In the House, Ranking Subcommittee member Paul Kanjorski (D-PA) asked Chairman Baker to schedule another hearing so that FASB and the Securities and Exchange Commission (SEC) could testify and Representative Barney Frank (D-MA) indicated that the Democrats would formally request the hearing. In the Senate hearing, FASB Chairman Robert Herz stated that the board plans to complete its deliberations on the proposed rule and issue a final standard in the fourth quarter of 2004. For more information, contact Jan Jacobson, Council director, retirement policy, at (202) 289-6700.
DOL Appoints New Executive Director of PBGC
U.S. Secretary of Labor Elaine L. Chao today has appointed Bradley D. Belt as executive director of the Pension Benefit Guaranty Corporation (PBGC), replacing acting director Vincent K. Snowbarger, who had assumed the position upon the departure of Steven Kandarian in February.
Belt's government experience includes stints as counsel with the U.S. Senate Committee on Banking, Housing, and Urban Affairs and Securities Subcommittee, as general counsel and legislative director to Senator John McCain (R-AZ), and as counsel to Securities and Exchange Commission head Charles Cox as well as special counsel to the Commission’s mergers and acquisitions group.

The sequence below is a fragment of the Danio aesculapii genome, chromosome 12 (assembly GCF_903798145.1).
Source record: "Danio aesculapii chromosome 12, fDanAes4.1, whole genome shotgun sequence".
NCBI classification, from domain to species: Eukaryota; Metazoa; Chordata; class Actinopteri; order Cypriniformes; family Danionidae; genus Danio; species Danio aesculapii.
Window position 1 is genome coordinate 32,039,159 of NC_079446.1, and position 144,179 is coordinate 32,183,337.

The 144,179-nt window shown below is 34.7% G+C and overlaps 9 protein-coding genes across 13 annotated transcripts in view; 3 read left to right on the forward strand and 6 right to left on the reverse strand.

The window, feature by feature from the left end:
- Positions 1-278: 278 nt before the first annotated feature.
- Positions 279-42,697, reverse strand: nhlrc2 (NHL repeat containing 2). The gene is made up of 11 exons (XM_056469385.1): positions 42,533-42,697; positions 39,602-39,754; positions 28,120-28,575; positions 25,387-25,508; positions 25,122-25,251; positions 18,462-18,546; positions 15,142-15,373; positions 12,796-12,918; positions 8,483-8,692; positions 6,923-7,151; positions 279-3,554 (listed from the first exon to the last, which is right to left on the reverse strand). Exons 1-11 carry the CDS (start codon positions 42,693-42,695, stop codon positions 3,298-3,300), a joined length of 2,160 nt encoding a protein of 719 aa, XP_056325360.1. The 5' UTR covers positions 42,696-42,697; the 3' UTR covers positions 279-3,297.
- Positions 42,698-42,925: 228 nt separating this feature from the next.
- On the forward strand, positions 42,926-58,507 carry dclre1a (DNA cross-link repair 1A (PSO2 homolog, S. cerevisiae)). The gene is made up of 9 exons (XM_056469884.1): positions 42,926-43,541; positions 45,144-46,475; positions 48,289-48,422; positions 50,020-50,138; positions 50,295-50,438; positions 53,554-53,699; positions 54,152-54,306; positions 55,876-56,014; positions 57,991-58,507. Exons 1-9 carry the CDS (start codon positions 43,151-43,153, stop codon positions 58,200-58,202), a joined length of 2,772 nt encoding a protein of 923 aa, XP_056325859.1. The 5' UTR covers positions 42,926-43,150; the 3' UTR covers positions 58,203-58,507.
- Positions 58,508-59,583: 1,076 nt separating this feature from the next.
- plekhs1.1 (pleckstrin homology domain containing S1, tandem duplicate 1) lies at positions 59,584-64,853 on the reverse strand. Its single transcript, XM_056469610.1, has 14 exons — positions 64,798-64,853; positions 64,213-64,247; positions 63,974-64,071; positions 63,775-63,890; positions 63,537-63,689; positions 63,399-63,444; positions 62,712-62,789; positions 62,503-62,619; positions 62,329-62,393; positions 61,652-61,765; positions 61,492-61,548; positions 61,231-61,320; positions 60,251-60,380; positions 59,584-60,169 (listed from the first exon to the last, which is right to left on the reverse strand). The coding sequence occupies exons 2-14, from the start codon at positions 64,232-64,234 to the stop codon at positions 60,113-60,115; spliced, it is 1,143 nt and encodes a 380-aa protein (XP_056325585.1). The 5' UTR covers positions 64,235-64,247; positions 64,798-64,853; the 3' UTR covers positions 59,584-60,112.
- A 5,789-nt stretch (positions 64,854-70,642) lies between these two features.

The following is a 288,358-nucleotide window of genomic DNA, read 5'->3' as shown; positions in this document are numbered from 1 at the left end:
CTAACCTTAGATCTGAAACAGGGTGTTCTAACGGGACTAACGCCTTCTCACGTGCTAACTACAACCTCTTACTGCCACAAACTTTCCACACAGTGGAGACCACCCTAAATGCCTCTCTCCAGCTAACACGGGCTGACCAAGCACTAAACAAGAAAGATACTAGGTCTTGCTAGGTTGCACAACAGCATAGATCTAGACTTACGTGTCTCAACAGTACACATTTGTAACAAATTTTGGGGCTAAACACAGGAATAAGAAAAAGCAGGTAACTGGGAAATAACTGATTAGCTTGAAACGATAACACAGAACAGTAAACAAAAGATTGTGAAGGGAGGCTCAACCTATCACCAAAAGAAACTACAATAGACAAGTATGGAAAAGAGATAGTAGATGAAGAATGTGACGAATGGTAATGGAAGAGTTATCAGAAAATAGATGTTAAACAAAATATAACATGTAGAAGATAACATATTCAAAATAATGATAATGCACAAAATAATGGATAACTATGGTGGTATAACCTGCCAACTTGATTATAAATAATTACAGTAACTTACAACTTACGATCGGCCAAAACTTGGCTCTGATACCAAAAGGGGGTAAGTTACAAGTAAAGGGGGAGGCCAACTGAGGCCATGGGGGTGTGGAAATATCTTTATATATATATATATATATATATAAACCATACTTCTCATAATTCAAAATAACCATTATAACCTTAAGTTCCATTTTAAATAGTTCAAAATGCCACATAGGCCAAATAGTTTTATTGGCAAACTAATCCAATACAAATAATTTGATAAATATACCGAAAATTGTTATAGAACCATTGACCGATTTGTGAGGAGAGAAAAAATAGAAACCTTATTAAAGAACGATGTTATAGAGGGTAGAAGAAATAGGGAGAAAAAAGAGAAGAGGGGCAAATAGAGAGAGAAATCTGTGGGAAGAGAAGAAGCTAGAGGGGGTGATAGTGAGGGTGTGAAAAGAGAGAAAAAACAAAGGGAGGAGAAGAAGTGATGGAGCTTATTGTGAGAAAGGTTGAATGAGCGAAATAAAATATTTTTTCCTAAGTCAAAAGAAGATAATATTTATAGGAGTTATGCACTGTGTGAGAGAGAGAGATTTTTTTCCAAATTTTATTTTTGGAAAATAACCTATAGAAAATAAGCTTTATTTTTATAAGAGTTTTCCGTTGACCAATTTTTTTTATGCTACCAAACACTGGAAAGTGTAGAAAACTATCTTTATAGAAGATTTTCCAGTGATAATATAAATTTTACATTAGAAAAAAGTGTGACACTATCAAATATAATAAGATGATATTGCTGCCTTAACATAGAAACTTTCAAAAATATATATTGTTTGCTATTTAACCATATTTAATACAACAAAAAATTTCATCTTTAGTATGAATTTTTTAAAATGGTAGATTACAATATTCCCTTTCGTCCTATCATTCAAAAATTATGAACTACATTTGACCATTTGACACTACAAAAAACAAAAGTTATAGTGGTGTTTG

Belt’s private-sector experience includes serving as an executive with a financial services company (FolioFN, Inc.), president of a public affairs and management consulting firm (The Washington Capitol Group), and managing director of a government relations firm (The Commonwealth Group). Belt has also served as senior vice president at the Center for Strategic and International Studies (CSIS), a prominent Washington-based think tank, where he headed the international finance and economic policy program. He also served as executive director of the bipartisan National Commission on Retirement Policy and was appointed by President Bush to the Social Security Advisory Board.
The American Benefits Council is the national trade association for companies concerned about federal legislation and regulations affecting all aspects of the employee benefits system. The Council's members represent the entire spectrum of the private employee benefits community and either sponsor directly or administer retirement and health plans covering more than 100 million Americans.